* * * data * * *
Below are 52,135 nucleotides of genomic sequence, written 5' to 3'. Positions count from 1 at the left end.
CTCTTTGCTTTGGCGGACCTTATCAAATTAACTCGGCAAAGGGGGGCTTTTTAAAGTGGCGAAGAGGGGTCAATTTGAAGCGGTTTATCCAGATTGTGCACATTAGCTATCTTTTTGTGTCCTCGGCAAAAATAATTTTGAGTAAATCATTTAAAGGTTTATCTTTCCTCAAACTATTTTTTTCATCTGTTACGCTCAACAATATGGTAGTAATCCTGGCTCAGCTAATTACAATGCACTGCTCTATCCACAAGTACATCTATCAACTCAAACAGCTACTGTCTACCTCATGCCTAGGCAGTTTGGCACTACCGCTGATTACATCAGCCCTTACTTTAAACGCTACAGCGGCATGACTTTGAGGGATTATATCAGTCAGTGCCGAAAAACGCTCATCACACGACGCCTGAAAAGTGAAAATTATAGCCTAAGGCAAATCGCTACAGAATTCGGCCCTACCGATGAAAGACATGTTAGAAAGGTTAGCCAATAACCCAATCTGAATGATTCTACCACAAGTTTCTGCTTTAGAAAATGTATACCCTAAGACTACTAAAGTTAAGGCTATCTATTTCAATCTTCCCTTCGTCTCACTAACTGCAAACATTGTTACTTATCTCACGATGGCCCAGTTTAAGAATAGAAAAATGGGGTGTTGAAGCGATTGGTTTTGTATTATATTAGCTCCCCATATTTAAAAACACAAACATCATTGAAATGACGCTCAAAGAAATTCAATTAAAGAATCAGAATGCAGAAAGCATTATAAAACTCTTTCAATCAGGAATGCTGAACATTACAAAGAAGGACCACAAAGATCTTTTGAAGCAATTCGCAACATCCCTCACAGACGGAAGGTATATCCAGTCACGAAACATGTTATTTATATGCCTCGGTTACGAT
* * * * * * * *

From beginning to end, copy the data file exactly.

Below are 52,135 nucleotides of genomic sequence, written 5' to 3'. Positions count from 1 at the left end.
CTCTTTGCTTTGGCGGACCTTATCAAATTAACTCGGCAAAGGGGGGCTTTTTAAAGTGGCGAAGAGGGGTCAATTTGAAGCGGTTTATCCAGATTGTGCACATTAGCTATCTTTTTGTGTCCTCGGCAAAAATAATTTTGAGTAAATCATTTAAAGGTTTATCTTTCCTCAAACTATTTTTTTCATCTGTTACGCTCAACAATATGGTAGTAATCCTGGCTCAGCTAATTACAATGCACTGCTCTATCCACAAGTACATCTATCAACTCAAACAGCTACTGTCTACCTCATGCCTAGGCAGTTTGGCACTACCGCTGATTACATCAGCCCTTACTTTAAACGCTACAGCGGCATGACTTTGAGGGATTATATCAGTCAGTGCCGAAAAACGCTCATCACACGACGCCTGAAAAGTGAAAATTATAGCCTAAGGCAAATCGCTACAGAATTCGGCCCTACCGATGAAAGACATGTTAGAAAGGTTAGCCAATAACCCAATCTGAATGATTCTACCACAAGTTTCTGCTTTAGAAAATGTATACCCTAAGACTACTAAAGTTAAGGCTATCTATTTCAATCTTCCCTTCGTCTCACTAACTGCAAACATTGTTACTTATCTCACGATGGCCCAGTTTAAGAATAGAAAAATGGGGTGTTGAAGCGATTGGTTTTGTATTATATTAGCTCCCCATATTTAAAAACACAAACATCATTGAAATGACGCTCAAAGAAATTCAATTAAAGAATCAGAATGCAGAAAGCATTATAAAACTCTTTCAATCAGGAATGCTGAACATTACAAAGAAGGACCACAAAGATCTTTTGAAGCAATTCGCAACATCCCTCACAGACGGAAGGTATATCCAGTCACGAAACATGTTATTTATATGCCTCGGTTACGAT